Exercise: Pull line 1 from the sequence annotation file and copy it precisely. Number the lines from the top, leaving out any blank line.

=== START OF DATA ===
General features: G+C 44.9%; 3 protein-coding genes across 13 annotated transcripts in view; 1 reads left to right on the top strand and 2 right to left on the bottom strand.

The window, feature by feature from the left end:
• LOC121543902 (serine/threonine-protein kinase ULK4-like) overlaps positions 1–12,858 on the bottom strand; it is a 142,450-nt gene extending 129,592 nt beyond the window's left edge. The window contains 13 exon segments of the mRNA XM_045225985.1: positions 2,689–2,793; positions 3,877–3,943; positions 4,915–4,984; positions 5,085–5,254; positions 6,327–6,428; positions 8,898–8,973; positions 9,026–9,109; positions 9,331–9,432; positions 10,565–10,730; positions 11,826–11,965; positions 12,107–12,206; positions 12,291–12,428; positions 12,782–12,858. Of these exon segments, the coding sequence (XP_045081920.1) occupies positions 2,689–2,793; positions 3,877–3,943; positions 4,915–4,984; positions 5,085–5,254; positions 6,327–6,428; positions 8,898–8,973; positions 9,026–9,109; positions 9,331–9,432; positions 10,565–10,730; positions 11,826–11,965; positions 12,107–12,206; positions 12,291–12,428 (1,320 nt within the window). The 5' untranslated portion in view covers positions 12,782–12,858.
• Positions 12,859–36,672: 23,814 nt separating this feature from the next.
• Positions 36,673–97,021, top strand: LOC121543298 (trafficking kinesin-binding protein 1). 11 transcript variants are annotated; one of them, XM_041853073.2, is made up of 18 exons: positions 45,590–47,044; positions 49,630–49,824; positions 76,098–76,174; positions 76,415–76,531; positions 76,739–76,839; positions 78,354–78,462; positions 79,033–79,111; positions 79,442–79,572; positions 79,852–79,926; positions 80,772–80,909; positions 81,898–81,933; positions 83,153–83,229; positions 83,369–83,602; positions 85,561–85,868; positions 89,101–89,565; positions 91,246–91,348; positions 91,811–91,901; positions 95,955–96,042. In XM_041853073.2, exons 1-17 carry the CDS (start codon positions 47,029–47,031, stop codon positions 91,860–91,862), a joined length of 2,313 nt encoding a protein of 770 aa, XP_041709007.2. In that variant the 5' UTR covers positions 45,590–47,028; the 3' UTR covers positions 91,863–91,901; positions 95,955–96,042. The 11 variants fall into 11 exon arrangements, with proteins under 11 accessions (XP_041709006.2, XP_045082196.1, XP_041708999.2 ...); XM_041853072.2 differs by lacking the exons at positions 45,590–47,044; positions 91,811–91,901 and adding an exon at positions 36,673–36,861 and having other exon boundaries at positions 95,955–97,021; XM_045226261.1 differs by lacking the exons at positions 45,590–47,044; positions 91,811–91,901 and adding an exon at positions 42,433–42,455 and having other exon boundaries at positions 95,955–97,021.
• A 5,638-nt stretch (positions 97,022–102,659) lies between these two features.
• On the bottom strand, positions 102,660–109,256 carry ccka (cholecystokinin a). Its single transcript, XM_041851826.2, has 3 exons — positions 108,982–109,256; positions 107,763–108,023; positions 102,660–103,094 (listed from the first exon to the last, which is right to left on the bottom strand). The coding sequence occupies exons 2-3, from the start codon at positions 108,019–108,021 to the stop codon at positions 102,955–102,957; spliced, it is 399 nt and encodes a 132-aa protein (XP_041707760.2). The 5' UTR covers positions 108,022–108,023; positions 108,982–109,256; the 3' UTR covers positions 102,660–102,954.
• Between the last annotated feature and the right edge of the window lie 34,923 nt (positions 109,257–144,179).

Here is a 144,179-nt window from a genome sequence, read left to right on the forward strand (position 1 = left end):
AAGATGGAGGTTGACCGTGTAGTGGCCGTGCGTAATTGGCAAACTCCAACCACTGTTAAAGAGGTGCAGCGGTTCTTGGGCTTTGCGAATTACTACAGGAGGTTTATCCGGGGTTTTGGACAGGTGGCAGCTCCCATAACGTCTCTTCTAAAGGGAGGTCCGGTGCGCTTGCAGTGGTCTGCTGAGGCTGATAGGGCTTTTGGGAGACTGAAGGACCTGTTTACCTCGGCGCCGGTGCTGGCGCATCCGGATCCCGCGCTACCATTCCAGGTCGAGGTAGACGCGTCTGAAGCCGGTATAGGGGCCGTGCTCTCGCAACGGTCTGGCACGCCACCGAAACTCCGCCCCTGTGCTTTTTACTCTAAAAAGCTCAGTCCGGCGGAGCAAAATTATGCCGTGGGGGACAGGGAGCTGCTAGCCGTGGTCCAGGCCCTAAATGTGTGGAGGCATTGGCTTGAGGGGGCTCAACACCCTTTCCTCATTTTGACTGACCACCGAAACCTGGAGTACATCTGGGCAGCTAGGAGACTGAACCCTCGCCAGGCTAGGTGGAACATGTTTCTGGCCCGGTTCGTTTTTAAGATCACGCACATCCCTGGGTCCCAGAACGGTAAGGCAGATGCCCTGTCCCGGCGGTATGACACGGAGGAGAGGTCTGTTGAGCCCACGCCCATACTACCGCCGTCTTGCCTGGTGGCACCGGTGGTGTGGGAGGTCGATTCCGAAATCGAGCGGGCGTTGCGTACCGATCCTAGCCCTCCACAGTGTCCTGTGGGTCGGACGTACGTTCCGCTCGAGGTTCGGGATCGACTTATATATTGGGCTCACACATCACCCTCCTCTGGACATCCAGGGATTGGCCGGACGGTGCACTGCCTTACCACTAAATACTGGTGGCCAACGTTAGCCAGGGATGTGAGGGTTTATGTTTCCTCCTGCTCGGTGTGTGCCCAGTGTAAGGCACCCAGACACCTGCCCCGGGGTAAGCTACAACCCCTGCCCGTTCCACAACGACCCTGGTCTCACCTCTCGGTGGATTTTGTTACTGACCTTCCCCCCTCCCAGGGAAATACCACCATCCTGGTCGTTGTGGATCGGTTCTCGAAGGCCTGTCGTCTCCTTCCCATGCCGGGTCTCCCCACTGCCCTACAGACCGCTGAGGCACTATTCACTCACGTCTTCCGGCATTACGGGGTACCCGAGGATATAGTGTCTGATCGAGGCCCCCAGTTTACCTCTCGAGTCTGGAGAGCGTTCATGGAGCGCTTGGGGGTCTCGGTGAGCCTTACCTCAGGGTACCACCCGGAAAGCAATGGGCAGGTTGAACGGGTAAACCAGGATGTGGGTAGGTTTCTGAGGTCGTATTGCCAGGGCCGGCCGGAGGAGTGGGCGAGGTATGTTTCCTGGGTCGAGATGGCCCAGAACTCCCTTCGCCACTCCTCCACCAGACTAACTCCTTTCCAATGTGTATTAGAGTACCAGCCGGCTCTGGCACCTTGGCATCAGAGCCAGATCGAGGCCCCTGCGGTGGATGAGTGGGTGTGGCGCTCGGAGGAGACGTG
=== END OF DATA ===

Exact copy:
General features: G+C 44.9%; 3 protein-coding genes across 13 annotated transcripts in view; 1 reads left to right on the top strand and 2 right to left on the bottom strand.